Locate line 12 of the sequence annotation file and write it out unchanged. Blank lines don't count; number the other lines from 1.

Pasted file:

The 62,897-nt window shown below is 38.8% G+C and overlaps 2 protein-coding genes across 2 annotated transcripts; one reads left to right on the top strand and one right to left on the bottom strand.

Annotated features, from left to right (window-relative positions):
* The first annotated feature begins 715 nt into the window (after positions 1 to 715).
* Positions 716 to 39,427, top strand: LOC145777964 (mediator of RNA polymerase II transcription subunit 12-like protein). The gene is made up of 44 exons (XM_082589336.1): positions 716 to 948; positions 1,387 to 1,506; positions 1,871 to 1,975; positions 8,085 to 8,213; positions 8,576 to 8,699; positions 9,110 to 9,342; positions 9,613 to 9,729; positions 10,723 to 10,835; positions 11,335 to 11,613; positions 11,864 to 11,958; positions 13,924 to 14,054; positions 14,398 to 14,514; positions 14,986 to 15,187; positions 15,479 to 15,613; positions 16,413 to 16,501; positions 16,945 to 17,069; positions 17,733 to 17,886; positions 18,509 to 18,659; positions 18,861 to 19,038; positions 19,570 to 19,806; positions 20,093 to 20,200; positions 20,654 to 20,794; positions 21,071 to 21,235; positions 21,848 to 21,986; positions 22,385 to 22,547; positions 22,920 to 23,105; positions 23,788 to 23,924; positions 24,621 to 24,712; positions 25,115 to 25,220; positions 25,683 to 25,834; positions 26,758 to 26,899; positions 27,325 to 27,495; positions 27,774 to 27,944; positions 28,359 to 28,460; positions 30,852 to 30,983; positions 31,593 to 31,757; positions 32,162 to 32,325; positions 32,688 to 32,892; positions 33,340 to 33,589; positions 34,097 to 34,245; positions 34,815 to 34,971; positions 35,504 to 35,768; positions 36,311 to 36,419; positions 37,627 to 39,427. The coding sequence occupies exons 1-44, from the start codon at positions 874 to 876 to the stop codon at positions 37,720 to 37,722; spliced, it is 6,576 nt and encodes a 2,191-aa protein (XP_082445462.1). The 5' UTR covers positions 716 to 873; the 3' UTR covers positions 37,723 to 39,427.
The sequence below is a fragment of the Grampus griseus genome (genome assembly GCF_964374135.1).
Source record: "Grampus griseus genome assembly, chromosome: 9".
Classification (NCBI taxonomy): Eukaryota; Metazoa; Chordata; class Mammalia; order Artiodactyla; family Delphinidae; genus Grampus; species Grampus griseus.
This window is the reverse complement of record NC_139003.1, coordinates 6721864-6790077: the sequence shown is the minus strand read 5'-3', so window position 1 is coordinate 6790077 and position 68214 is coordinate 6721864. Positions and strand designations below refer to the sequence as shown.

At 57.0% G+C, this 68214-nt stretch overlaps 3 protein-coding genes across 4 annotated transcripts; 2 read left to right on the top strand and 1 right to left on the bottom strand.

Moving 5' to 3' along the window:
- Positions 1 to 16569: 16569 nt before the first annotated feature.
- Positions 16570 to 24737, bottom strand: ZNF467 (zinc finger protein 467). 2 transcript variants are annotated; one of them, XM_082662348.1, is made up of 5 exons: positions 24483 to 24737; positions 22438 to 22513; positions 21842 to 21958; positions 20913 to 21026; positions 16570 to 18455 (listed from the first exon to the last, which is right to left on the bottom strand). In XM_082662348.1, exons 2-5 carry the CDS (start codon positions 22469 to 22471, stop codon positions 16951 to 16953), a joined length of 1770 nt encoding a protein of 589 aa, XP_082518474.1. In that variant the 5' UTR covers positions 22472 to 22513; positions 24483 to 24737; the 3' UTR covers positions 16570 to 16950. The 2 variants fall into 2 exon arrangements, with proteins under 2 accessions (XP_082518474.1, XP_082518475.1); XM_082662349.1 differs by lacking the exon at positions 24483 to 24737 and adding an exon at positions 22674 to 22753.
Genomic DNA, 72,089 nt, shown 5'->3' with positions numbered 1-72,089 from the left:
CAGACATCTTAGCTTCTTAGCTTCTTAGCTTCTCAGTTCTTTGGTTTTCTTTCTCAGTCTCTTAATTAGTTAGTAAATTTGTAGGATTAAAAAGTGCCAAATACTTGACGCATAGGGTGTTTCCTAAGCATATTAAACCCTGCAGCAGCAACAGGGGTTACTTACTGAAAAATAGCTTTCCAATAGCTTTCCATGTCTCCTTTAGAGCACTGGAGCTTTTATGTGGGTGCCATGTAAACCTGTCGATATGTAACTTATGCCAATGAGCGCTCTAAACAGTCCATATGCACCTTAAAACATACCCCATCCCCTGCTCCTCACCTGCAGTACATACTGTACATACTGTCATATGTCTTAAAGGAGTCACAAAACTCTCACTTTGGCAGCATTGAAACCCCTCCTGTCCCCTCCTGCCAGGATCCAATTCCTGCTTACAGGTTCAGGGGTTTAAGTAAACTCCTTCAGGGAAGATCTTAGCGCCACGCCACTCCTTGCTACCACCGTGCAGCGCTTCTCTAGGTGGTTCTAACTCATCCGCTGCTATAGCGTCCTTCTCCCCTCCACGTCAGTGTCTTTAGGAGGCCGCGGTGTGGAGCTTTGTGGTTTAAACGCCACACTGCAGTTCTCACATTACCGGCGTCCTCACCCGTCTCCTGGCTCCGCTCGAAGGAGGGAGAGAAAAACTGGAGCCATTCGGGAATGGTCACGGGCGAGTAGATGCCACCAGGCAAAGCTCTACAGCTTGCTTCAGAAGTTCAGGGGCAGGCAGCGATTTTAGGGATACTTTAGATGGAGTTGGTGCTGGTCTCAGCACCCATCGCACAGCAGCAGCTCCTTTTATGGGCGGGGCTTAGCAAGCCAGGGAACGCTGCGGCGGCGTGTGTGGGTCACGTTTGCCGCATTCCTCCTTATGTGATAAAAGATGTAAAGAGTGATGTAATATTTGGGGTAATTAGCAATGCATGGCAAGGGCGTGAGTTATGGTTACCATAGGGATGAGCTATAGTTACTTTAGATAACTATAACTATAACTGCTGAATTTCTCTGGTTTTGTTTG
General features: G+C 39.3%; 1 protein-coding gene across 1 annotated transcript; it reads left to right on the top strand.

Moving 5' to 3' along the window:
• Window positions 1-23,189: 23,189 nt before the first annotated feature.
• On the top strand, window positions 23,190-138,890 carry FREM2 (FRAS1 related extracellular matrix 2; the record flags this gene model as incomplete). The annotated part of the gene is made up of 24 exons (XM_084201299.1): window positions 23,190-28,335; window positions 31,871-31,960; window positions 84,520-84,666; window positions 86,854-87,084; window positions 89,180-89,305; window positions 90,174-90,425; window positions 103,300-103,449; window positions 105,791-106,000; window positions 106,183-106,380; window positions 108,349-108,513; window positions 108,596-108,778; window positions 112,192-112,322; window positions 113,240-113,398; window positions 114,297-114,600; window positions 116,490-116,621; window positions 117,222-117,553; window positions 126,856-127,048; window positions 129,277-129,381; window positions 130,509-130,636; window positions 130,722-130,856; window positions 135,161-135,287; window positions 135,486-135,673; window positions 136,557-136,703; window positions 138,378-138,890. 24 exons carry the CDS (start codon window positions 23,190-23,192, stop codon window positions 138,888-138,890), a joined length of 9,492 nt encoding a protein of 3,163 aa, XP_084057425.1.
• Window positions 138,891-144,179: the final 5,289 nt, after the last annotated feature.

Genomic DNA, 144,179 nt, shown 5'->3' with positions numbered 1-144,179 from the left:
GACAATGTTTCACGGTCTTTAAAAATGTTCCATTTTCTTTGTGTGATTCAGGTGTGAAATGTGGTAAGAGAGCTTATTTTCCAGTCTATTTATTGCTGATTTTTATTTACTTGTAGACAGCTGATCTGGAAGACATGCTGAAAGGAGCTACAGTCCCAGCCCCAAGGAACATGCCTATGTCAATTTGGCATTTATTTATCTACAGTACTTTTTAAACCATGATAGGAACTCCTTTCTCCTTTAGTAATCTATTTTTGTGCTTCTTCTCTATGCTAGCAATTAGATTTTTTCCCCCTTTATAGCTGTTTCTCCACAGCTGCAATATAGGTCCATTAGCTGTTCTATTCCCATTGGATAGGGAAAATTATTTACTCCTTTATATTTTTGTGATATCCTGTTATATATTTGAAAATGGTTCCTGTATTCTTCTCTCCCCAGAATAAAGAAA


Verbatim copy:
- Positions 16570 to 24737, bottom strand: ZNF467 (zinc finger protein 467). 2 transcript variants are annotated; one of them, XM_082662348.1, is made up of 5 exons: positions 24483 to 24737; positions 22438 to 22513; positions 21842 to 21958; positions 20913 to 21026; positions 16570 to 18455 (listed from the first exon to the last, which is right to left on the bottom strand). In XM_082662348.1, exons 2-5 carry the CDS (start codon positions 22469 to 22471, stop codon positions 16951 to 16953), a joined length of 1770 nt encoding a protein of 589 aa, XP_082518474.1. In that variant the 5' UTR covers positions 22472 to 22513; positions 24483 to 24737; the 3' UTR covers positions 16570 to 16950. The 2 variants fall into 2 exon arrangements, with proteins under 2 accessions (XP_082518474.1, XP_082518475.1); XM_082662349.1 differs by lacking the exon at positions 24483 to 24737 and adding an exon at positions 22674 to 22753.